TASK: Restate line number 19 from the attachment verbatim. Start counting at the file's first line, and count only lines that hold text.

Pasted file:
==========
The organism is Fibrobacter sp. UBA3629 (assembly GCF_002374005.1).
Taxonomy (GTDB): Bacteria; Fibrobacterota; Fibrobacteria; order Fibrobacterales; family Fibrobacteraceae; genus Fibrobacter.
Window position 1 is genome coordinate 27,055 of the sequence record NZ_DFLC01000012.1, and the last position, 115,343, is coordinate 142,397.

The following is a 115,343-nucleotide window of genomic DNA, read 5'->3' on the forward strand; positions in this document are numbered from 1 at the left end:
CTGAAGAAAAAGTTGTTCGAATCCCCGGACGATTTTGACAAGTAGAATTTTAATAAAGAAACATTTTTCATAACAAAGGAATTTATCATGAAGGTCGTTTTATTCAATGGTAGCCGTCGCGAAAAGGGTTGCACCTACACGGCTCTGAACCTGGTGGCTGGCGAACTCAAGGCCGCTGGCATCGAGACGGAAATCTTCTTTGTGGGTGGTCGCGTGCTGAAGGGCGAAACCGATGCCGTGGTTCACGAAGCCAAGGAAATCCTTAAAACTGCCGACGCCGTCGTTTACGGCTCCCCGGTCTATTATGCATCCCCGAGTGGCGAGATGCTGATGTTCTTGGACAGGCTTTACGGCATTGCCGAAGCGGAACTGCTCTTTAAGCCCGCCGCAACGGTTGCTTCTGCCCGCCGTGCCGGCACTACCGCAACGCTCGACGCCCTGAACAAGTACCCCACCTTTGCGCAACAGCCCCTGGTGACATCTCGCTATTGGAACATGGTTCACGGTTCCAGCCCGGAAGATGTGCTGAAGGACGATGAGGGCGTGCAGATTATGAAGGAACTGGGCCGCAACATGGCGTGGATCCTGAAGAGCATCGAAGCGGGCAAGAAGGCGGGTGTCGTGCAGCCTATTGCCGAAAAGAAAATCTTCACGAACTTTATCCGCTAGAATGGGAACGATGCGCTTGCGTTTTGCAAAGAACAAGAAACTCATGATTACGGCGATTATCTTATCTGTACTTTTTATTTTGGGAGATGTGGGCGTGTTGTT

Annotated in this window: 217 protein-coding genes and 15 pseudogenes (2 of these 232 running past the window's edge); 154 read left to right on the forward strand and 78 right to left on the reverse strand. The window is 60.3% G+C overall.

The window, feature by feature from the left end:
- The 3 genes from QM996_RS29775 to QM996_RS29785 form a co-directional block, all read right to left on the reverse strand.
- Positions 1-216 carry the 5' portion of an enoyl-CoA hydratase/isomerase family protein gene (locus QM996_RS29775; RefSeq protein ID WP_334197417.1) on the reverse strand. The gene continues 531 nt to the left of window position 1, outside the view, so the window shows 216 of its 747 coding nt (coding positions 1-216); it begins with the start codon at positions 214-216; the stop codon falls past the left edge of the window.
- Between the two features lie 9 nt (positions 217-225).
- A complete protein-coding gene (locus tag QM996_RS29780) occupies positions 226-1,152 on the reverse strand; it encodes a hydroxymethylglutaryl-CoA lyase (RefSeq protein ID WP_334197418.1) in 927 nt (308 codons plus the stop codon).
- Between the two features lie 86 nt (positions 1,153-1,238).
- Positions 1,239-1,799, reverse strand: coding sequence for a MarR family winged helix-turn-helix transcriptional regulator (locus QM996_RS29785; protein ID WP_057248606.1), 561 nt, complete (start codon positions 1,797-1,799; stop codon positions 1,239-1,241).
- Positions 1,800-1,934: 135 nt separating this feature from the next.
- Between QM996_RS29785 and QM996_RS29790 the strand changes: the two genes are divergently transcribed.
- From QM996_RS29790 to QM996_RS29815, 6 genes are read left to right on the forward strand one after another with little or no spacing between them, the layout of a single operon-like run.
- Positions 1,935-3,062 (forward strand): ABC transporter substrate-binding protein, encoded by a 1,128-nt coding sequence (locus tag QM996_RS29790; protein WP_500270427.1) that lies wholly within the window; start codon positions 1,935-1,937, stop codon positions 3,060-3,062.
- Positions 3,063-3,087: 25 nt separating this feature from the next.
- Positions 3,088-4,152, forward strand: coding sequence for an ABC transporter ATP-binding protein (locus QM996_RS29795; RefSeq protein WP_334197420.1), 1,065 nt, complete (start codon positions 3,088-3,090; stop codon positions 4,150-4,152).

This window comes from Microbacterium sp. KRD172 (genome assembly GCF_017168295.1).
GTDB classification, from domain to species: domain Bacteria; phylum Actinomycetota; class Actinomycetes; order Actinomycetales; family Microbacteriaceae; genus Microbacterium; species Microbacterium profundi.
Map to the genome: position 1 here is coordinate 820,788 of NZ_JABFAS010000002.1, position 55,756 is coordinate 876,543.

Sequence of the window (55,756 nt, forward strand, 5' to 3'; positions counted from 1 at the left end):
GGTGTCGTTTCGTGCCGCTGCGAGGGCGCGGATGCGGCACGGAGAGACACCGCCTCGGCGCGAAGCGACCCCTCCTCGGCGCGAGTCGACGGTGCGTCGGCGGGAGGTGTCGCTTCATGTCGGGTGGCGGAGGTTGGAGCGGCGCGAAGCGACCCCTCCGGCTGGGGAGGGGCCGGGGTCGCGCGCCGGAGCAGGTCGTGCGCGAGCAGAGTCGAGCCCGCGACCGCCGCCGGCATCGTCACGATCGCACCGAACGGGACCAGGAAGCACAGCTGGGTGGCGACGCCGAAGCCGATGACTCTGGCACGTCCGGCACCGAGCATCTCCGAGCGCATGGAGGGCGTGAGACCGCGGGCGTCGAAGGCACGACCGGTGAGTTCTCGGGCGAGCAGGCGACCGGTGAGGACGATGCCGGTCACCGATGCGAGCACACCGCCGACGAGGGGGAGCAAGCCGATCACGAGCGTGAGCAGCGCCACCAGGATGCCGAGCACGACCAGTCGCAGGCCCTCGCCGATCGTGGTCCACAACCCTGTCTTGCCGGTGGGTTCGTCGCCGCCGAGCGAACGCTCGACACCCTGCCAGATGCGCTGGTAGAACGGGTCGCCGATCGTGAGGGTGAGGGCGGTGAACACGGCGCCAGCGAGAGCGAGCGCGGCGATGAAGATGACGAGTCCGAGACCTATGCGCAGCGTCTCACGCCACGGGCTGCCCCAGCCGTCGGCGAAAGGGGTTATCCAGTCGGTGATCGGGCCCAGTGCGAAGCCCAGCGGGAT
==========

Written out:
- Positions 3,088-4,152, forward strand: coding sequence for an ABC transporter ATP-binding protein (locus QM996_RS29795; RefSeq protein WP_334197420.1), 1,065 nt, complete (start codon positions 3,088-3,090; stop codon positions 4,150-4,152).